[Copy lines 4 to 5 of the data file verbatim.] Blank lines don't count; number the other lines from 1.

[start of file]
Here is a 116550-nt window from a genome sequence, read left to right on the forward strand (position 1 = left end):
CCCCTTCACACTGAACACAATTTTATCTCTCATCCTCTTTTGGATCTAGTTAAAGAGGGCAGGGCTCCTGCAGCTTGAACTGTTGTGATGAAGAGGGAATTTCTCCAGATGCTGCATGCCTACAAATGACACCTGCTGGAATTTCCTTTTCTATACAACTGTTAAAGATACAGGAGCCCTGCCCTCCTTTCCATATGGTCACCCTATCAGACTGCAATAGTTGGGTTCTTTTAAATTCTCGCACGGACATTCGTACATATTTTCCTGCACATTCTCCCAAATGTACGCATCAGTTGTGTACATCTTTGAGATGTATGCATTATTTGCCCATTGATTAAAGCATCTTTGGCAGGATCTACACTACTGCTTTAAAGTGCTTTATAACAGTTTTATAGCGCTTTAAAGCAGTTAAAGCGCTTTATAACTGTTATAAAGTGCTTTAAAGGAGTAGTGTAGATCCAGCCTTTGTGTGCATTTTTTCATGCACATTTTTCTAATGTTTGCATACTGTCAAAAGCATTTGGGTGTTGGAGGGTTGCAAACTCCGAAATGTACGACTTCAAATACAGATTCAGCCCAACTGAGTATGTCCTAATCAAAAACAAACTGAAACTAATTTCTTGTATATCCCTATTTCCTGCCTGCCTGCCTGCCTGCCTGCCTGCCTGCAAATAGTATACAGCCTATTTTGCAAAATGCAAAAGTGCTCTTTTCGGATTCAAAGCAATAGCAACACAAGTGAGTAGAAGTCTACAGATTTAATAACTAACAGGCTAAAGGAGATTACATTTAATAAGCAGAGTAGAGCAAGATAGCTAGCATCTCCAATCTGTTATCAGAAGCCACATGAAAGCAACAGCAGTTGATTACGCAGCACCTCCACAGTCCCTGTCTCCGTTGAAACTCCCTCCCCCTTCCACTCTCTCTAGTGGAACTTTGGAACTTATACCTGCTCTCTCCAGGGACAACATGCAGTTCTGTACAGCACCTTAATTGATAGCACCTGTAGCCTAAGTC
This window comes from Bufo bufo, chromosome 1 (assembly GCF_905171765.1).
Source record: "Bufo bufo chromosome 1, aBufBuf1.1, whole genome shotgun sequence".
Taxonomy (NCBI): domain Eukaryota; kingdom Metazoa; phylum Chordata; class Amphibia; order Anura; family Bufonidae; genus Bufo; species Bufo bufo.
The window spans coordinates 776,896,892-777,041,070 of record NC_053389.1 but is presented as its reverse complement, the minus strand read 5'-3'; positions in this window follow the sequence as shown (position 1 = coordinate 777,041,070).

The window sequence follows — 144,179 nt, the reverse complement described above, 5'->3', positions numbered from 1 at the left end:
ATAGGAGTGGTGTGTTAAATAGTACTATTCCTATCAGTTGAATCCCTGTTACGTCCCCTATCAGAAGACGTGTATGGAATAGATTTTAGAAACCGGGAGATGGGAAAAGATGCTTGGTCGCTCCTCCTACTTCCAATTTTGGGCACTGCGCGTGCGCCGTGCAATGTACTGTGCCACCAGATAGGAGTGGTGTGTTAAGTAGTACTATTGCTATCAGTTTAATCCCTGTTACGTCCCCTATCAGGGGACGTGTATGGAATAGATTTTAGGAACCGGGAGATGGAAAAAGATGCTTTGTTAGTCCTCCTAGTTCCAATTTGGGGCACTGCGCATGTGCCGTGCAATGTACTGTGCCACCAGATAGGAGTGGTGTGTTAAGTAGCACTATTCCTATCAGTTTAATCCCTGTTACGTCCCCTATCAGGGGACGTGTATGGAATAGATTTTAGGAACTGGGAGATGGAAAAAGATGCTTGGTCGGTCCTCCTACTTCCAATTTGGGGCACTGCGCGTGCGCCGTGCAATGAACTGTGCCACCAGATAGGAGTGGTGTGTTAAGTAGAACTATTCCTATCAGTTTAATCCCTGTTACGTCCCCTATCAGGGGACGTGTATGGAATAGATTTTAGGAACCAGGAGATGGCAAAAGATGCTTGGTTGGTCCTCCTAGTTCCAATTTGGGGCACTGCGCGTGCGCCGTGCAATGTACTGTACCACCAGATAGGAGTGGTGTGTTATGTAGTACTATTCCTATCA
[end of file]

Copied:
Source record: "Bufo bufo chromosome 1, aBufBuf1.1, whole genome shotgun sequence".
Taxonomy (NCBI): domain Eukaryota; kingdom Metazoa; phylum Chordata; class Amphibia; order Anura; family Bufonidae; genus Bufo; species Bufo bufo.